In 1793 Stock is collated prebendary of Lismore, but resigns this preferment in 1795, on his appointment to the head-mastership of Portora Royal School. In January 1798 he succeeds John Porter as Bishop of Killala and Achonry. Shortly after his consecration, and while holding his first visitation at the castle of Killala, the bishop becomes a prisoner of the French army under General Jean Joseph Amable Humbert, when French forces land in support of the Irish Rebellion of 1798. Of his experiences as a prisoner of the French he leaves a partial record in his private diary — August 23 to September 15, 1798 — which is printed in William Hamilton Maxwell‘s History of the Rebellion of 1798, and in two letters to his brother Stephen, published in the Auckland Correspondence.

In 1799 Stock publishes a more complete account of the French invasion of County Mayo in his Narrative of what passed at Killala in the Summer of 1798. By an Eyewitness. The impartiality of this work is said to have been a bar to the bishop’s advancement. He also writes The Book of the Prophet Isaiah in Hebrew and English, with Notes (Bath, 1803) and The Book of Job metrically arranged and newly translated into English, with Notes (Bath, 1805).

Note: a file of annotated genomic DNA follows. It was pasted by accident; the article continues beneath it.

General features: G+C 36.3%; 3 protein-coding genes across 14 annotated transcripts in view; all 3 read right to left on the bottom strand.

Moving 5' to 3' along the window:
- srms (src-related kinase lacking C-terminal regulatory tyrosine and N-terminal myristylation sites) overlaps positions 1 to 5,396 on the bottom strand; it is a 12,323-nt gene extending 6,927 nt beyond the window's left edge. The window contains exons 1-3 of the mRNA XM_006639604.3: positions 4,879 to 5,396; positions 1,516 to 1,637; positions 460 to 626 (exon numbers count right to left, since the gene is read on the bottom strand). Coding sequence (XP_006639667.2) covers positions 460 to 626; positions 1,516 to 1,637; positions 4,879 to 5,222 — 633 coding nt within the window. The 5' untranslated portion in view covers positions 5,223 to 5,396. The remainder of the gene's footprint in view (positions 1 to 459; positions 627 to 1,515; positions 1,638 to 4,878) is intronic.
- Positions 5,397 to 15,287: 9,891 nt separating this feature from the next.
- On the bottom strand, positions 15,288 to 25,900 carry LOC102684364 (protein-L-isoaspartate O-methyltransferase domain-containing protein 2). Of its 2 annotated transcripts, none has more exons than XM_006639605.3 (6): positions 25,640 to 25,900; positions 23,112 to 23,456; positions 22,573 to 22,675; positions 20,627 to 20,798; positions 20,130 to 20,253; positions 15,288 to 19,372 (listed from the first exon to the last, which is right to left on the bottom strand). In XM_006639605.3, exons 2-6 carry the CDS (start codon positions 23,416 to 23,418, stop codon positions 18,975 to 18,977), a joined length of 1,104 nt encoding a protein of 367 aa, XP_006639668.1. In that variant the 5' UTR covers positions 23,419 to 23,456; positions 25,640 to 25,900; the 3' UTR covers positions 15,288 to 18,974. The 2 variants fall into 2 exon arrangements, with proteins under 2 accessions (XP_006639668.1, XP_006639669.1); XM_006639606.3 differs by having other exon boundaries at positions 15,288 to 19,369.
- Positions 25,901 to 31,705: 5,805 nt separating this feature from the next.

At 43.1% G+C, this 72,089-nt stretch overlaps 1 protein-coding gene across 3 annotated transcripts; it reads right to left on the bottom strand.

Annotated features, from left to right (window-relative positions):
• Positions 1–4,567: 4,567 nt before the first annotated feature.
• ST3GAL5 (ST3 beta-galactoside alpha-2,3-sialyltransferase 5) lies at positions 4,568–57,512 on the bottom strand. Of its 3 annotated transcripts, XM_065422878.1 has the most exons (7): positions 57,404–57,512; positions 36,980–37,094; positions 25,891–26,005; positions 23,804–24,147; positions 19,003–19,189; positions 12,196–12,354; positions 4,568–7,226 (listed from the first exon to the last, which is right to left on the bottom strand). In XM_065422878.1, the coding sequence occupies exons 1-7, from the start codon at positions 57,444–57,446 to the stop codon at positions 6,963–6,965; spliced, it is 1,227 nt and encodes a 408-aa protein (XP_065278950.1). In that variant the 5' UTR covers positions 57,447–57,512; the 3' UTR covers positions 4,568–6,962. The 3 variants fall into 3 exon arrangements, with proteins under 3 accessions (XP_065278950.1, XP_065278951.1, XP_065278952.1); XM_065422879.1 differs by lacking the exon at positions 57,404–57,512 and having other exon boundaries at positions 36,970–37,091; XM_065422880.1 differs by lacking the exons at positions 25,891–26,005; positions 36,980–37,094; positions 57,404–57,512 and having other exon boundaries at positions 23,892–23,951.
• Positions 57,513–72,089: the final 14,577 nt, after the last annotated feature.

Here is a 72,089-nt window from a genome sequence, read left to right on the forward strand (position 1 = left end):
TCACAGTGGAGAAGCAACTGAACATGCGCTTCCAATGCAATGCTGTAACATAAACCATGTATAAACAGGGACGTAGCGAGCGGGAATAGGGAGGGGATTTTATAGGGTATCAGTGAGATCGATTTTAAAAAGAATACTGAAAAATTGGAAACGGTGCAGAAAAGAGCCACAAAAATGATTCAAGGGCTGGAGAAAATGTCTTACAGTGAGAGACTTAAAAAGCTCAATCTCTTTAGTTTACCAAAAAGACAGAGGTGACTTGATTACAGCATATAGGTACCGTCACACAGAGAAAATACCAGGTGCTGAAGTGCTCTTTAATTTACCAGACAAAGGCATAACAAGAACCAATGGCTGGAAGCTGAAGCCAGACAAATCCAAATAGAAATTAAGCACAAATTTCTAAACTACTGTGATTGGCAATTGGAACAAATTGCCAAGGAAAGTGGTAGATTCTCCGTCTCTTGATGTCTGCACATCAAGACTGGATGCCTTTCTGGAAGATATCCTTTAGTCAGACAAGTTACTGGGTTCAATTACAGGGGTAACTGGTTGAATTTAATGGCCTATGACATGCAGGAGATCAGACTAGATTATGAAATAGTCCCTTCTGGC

Stock also publishes school editions of Tacitus and Demosthenes, and is an active contributor to the controversial theology of his day. He leaves two manuscript volumes of correspondence which are preserved in the library of Trinity College, Dublin. They consist chiefly of letters written from Killala and Waterford between 1806 and 1813 to his son Henry in Dublin.

In 1810 Stock is translated to the diocese of Waterford and Lismore, and dies at Waterford on August 13, 1813.